• mechanical ventilation > 48h
    • traumatic brain/spinal cord injury
    • sepsis
    • corticosteroids use
    • renal and hepatic impairment
    • malignancy
    • severe stroke
  • initiate enteral nutrition as soon as possible!
  • prophylaxis should be administered only to patients at increased risk and discontinued in a timely manner (due to the increased risk of nosocomial pneumonia, Clostridium difficile infection, drug interactions, or hepatotoxicity); routine use of PPIs does not reduce mortality
  • proton pump inhibitors (PPIs)


  • PPIs are more expensive and significantly more effective than H2-blockers [Buendgens, 2016]
  •  use H2 blockers if PPIs are contraindicated


  • 40 mg once daily, or 20 mg twice daily PO
    • 1g PO or via nasogastric tube every 6-8 hours
    • used in peptic ulcer prevention and treatment or to reduce hyperphosphatemia
  • caused by a clonic contraction of the diaphragm with simultaneous closure of the glottis
  • short-term hiccups are mostly benign and can be attributed to factors such as:
    • distention of the esophagus and stomach, intake of carbonated fluids, irritation of the digestive tract with spices
    • emotions, excitement
    • sudden change in temperature: drinks (hot/cold), shower, air, etc.
  • more serious underlying causes:
    • pulmonary and mediastinal diseases (pneumonia, lung tumors, mediastinitis, and mediastinal tumors)
    • abdominal cavity diseases (direct irritation of the diaphragm – ileus, peritonitis, stomach and liver tumors and metastases, liver abscess, pancreatitis, and pancreatic tumors, etc.)
    • heart diseases (pericarditis, myocardial infarction)
    • esophageal diseases (oesophageal obstruction by solid food or tumor, or esophagitis)
    • metabolic causes (uremia, diabetes decompensation), acid-base disorders, mineral imbalances (hyponatremia)
    • central causes (direct or indirect brainstem lesions) – tumors, stroke, trauma
    • alcohol and drugs (dexamethasone, methyldopa, sulfonamides, antiseizure medications)
  • severe forms of hiccups are frequently resistant to symptomatic treatment
  • treat potential causes
  • pharmacotherapy (see table) – combination therapy may be effective (e.g., omeprazole + baclofen +  gabapentin)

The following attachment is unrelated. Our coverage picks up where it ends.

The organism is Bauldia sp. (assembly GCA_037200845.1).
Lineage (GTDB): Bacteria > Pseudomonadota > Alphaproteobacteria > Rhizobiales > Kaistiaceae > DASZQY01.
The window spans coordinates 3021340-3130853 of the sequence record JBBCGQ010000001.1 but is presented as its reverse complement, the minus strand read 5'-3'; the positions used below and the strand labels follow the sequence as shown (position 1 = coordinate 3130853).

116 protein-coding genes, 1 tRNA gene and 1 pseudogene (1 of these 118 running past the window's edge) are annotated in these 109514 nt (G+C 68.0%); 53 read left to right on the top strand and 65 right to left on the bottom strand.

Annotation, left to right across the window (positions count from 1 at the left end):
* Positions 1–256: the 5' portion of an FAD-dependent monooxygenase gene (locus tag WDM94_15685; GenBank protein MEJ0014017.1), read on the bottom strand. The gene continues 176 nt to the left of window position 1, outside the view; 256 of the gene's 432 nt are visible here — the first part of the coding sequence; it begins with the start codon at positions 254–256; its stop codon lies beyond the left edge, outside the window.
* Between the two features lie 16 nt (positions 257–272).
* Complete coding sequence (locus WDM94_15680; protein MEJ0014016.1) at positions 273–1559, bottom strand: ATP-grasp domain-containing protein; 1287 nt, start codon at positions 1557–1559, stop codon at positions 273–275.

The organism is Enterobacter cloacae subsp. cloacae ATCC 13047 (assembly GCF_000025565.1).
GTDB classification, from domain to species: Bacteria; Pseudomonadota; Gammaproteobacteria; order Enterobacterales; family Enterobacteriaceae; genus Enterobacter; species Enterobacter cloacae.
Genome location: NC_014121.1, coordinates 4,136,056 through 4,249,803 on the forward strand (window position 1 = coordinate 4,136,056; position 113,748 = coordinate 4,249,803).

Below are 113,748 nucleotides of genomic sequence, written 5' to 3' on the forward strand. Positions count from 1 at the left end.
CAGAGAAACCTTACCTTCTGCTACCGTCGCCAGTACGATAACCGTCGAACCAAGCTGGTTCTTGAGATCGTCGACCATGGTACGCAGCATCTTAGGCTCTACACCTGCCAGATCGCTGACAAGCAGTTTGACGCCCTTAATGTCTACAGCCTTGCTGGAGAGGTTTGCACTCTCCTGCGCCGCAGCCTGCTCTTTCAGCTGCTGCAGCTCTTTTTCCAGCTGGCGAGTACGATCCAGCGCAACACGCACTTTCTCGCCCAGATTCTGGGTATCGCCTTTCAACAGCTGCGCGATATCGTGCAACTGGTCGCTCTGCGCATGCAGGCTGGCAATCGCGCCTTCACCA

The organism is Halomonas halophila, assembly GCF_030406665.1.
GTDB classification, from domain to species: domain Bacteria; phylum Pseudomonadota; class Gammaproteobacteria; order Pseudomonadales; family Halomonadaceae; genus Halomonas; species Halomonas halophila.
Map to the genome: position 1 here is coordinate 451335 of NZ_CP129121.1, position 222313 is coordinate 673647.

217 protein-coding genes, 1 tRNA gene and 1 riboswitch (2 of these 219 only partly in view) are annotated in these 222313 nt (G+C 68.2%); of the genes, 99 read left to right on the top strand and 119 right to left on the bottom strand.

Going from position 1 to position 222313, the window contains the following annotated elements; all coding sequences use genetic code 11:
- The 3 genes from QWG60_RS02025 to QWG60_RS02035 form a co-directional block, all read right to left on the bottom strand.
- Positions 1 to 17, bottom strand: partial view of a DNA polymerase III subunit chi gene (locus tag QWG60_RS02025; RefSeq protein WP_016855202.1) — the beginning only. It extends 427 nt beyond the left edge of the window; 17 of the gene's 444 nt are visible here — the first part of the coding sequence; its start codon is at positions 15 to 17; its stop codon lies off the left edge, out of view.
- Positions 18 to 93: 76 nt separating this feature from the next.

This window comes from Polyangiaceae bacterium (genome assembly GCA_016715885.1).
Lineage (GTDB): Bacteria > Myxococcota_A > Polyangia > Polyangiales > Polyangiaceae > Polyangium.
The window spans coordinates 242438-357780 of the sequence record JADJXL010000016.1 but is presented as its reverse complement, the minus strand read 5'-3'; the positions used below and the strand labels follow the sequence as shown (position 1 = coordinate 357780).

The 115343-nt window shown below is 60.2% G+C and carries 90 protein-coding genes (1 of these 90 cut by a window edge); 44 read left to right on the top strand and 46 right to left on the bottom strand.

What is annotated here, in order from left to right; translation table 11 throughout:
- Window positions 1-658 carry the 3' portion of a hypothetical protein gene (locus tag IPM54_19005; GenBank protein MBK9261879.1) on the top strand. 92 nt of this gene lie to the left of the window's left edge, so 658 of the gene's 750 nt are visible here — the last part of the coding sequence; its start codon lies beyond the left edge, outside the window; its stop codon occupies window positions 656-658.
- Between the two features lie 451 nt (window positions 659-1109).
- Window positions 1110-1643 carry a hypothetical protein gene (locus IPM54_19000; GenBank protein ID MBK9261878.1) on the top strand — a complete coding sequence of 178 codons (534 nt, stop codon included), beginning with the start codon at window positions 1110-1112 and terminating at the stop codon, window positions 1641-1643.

• psychotherapy (cognitive-behavioral therapy or other psychological interventions may be beneficial for stress-induced hiccups)
  • acupuncture (may provide symptomatic relief, particularly for hiccups resistant to pharmacotherapy)

→ overview of treatment options see here

(has a peripheral and central effect)
  • initial dose: 5-10 mg PO every 8 hours
  • maintenance dose: 10-20 mg PO every 8 hours
  • max dose 60-80 mg per day
  • abrupt discontinuation should be avoided to prevent withdrawal symptoms
Anticonvulsive drugs
gabapentin (NEURONTIN)
  • initial dose: 300 mg PO every 8 hours
  • the dose may be titrated up based on patient response and tolerance. Commonly used regimens include 300 mg every 8 hours or 600 mg twice a day
  • initial dose: 250 mg PO every 12 hours
  • maintenance dose: 500-1000 mg divided into 2 or 3 doses
Neuroleptics (central effect)
  • initial dose: 0.5-2 mg PO every 8 hours
    • titrate gradually (sometimes 1-2 mg per night is enough); fewer AEs occur at this dose
  • maintenance dose:  1-4 mg every 8 hours
chlorpromazine (PLEGOMAZIN)
  • initial dose:  25-50 mg PO or IM every 8 hours
  • after 3 days, the dose may be increased to 25-50mg every 4h
  • chlorpromazine may cause extrapyramidal symptoms, QT prolongation, or other serious side effects and may interact with other medications. Monitoring for adverse effects is recommended.
Prokinetic drugs
PO 10 mg every 6-8 hours (max 40 mg/d)
PPI (use if GER is suspected)
PO 20-40 mg once daily

Urogenital complications

  • urinary incontinence
  • urinary tract infections (up to 15%)
    • may lead to worsening of the clinical condition
    • prevention:
      • avoid unnecessary catheterization and regularly review the necessity of an indwelling catheter and remove it as soon as clinically feasible
      • employ sterile technique during catheter insertion and maintenance
      • use antibiotic-coated or silver-alloy catheters to reduce the risk of bacterial colonization
      • perform routine urine tests to detect early signs of infection
      • ensure adequate fluid intake to promote urinary flow and dilute bacteria
      • encourage early mobilization

Deep vein thrombosis/pulmonary embolism

Other complications

  • Poststroke Depression (PSD) is quite common (in up to 33% of patients)
    • depressed patients are less compliant with physical therapy and medical treatment and have worse outcome compared to non-depressed patients
    • early drug treatment (tricyclics, SSRIs, SNRIs) is important
  • anxiety
  • pressure sores usually occur on the back of the head, shoulders, elbows, sacrum and buttocks, hips, and heels
  • prevention of pressure sores:
    • regular repositioning of the patient (every 2 hours), physical therapy, massages
    • prevention devices:
      • antidecubitus mattress  Antidekubitální pomůcky
      • antidecubitus fleece  Antidekubitální pomůcky   Antidekubitální pomůcky
    • minimize pharmacologic sedation in agitated patients
    • ensure adequate hydration and nutrition (monitor protein and albumin levels)
Pressure sore
  • rule out fracture or luxation (often caused by a fall due to sudden onset of paresis)

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Acute stroke complications
link: https://www.stroke-manual.com/acute-stroke-complications/